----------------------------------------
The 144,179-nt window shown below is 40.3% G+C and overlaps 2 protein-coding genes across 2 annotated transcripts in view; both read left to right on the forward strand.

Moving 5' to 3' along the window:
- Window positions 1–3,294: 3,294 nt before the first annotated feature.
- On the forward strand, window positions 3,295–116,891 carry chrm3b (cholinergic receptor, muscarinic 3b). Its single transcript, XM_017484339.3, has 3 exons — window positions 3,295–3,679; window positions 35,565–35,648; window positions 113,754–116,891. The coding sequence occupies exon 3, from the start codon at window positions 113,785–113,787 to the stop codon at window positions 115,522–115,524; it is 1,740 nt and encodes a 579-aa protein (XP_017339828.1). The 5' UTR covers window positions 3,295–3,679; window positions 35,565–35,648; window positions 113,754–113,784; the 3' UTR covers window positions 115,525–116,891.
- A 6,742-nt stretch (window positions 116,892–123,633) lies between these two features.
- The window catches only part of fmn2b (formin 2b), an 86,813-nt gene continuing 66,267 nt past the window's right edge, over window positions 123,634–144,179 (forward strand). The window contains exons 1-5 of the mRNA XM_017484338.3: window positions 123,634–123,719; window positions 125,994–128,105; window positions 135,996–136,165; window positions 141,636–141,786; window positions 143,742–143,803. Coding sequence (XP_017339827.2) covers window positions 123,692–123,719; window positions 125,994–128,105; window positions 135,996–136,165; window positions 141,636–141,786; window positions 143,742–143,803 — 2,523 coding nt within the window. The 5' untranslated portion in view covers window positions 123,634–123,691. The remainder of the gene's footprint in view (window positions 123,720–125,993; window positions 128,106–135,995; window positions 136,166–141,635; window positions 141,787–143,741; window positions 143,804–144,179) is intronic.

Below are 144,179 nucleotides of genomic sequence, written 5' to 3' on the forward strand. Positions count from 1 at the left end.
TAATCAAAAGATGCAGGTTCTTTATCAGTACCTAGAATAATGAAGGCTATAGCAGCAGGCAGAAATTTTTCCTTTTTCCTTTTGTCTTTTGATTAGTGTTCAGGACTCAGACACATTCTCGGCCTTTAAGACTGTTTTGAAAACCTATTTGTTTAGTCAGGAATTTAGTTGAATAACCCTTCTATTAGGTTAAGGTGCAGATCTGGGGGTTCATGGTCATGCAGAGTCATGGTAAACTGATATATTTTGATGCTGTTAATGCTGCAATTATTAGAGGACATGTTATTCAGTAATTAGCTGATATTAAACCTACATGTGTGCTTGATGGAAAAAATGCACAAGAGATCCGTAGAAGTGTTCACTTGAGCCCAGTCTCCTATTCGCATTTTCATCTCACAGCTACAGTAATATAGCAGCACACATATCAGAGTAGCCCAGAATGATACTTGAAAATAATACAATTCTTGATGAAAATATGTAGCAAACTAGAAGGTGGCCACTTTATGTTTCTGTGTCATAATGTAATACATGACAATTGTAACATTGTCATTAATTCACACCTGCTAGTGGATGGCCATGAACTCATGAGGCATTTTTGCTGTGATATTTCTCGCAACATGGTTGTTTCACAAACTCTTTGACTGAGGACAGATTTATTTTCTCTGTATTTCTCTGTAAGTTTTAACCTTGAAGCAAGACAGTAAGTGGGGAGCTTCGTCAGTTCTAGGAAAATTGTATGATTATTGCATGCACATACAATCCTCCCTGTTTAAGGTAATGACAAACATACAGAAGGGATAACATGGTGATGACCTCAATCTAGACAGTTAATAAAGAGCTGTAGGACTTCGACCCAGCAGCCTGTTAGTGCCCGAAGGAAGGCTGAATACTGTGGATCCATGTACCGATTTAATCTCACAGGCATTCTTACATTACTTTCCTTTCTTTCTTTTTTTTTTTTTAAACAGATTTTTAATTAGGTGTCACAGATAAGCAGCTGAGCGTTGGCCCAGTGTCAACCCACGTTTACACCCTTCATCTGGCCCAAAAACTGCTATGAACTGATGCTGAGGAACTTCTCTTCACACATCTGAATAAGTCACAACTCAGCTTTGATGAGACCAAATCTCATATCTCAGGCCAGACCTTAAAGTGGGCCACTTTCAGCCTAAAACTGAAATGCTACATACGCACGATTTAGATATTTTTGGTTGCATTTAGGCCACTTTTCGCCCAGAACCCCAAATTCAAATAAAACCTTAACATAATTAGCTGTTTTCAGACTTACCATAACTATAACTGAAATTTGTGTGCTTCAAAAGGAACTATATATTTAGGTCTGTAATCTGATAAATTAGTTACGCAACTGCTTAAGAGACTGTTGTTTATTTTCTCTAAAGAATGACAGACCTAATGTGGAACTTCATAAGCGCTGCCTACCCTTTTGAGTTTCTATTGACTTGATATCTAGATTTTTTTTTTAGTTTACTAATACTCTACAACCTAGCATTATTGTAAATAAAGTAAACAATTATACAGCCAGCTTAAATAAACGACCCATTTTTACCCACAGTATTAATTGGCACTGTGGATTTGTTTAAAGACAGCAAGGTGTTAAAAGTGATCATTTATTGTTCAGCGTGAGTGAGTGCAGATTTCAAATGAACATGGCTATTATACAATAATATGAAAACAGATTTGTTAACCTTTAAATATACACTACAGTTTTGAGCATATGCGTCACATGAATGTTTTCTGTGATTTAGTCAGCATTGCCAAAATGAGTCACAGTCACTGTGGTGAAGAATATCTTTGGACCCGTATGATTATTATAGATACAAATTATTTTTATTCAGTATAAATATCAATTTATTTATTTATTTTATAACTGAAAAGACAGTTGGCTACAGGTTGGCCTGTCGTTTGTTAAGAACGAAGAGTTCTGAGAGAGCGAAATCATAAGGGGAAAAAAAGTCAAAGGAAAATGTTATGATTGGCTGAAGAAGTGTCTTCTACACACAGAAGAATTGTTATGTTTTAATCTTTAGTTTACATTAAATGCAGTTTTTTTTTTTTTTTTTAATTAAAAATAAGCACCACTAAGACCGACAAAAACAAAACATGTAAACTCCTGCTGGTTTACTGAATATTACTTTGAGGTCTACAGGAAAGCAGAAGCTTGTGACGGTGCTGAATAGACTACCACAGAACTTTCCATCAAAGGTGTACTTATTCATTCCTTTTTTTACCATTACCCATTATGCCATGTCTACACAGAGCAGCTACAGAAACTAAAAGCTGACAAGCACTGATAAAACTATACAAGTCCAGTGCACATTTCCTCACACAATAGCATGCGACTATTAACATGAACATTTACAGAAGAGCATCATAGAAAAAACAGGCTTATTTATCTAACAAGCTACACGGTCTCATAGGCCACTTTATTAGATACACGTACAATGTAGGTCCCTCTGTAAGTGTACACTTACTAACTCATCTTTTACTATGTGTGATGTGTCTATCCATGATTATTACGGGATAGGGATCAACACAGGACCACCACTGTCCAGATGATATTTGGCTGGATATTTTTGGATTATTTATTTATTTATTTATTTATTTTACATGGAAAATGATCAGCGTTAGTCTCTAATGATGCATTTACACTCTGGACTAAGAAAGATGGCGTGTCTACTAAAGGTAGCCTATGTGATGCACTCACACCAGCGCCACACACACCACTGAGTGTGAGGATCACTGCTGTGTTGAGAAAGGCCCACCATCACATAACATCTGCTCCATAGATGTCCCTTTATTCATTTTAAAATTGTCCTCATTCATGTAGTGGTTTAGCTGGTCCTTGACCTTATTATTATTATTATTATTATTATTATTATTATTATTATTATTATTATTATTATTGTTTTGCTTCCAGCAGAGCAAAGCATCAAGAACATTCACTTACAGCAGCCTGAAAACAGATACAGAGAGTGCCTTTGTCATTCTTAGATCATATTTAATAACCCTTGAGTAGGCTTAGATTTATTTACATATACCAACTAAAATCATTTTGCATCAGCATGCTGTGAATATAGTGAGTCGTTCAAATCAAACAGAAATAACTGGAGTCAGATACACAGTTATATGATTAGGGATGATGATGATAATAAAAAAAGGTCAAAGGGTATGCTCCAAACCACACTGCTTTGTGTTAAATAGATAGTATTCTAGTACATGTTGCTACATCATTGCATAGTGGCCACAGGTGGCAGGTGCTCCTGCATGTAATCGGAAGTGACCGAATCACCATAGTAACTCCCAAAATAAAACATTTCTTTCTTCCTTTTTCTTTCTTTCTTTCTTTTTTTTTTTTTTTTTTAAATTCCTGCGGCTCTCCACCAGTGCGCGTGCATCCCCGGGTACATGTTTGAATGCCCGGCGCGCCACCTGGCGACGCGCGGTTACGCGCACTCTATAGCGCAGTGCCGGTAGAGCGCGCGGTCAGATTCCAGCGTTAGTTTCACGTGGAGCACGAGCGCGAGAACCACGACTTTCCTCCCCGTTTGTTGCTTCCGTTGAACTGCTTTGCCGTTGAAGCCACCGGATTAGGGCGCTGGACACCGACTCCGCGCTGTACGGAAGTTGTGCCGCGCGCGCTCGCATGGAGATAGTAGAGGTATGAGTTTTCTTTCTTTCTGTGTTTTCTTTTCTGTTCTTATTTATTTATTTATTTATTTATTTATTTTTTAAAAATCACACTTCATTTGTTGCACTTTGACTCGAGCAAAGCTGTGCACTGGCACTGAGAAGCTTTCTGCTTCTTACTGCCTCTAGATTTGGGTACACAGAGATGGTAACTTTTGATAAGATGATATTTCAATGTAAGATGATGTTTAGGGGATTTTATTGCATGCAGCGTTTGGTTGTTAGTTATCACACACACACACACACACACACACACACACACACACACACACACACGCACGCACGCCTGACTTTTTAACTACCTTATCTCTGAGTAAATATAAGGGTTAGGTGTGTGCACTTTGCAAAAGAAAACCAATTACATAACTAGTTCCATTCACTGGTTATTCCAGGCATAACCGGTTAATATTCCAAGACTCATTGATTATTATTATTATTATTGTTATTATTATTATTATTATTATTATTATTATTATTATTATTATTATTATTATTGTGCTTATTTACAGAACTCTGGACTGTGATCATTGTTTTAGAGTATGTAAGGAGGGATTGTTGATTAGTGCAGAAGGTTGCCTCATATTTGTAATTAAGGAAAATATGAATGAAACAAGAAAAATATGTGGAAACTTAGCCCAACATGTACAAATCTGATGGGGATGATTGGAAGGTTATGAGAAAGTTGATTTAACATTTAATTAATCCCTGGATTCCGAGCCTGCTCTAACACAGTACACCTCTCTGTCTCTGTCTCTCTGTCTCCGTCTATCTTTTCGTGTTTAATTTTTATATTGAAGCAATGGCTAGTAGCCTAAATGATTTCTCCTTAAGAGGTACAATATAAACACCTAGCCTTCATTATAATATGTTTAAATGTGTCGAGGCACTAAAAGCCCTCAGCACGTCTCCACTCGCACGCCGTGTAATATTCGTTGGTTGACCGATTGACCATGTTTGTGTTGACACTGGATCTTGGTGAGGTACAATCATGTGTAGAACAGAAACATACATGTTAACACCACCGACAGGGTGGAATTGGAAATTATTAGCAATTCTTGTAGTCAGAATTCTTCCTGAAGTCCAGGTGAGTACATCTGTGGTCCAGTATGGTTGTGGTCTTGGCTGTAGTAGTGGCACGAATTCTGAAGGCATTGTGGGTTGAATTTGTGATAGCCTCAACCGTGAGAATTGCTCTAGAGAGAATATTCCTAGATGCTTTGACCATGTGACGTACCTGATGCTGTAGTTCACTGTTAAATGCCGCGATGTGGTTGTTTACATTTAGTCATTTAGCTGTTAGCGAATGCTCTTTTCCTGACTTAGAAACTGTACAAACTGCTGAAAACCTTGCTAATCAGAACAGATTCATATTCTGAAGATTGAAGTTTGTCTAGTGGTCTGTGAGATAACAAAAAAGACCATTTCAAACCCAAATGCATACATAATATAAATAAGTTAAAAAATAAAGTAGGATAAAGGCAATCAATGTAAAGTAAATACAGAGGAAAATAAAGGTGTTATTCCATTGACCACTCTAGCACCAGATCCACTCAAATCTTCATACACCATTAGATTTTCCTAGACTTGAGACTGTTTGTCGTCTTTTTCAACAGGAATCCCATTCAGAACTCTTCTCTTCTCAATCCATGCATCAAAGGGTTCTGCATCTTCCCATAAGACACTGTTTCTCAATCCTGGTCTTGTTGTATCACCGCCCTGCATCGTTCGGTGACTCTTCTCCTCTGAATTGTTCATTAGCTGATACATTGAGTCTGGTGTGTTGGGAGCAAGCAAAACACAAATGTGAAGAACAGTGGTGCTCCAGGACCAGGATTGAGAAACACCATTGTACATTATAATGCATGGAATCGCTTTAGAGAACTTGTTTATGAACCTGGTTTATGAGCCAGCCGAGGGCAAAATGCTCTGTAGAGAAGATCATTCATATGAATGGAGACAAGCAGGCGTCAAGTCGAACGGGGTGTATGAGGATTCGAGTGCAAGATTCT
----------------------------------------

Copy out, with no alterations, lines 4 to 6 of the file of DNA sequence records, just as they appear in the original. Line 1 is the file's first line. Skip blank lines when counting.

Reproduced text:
- On the forward strand, window positions 3,295–116,891 carry chrm3b (cholinergic receptor, muscarinic 3b). Its single transcript, XM_017484339.3, has 3 exons — window positions 3,295–3,679; window positions 35,565–35,648; window positions 113,754–116,891. The coding sequence occupies exon 3, from the start codon at window positions 113,785–113,787 to the stop codon at window positions 115,522–115,524; it is 1,740 nt and encodes a 579-aa protein (XP_017339828.1). The 5' UTR covers window positions 3,295–3,679; window positions 35,565–35,648; window positions 113,754–113,784; the 3' UTR covers window positions 115,525–116,891.
- A 6,742-nt stretch (window positions 116,892–123,633) lies between these two features.
- The window catches only part of fmn2b (formin 2b), an 86,813-nt gene continuing 66,267 nt past the window's right edge, over window positions 123,634–144,179 (forward strand). The window contains exons 1-5 of the mRNA XM_017484338.3: window positions 123,634–123,719; window positions 125,994–128,105; window positions 135,996–136,165; window positions 141,636–141,786; window positions 143,742–143,803. Coding sequence (XP_017339827.2) covers window positions 123,692–123,719; window positions 125,994–128,105; window positions 135,996–136,165; window positions 141,636–141,786; window positions 143,742–143,803 — 2,523 coding nt within the window. The 5' untranslated portion in view covers window positions 123,634–123,691. The remainder of the gene's footprint in view (window positions 123,720–125,993; window positions 128,106–135,995; window positions 136,166–141,635; window positions 141,787–143,741; window positions 143,804–144,179) is intronic.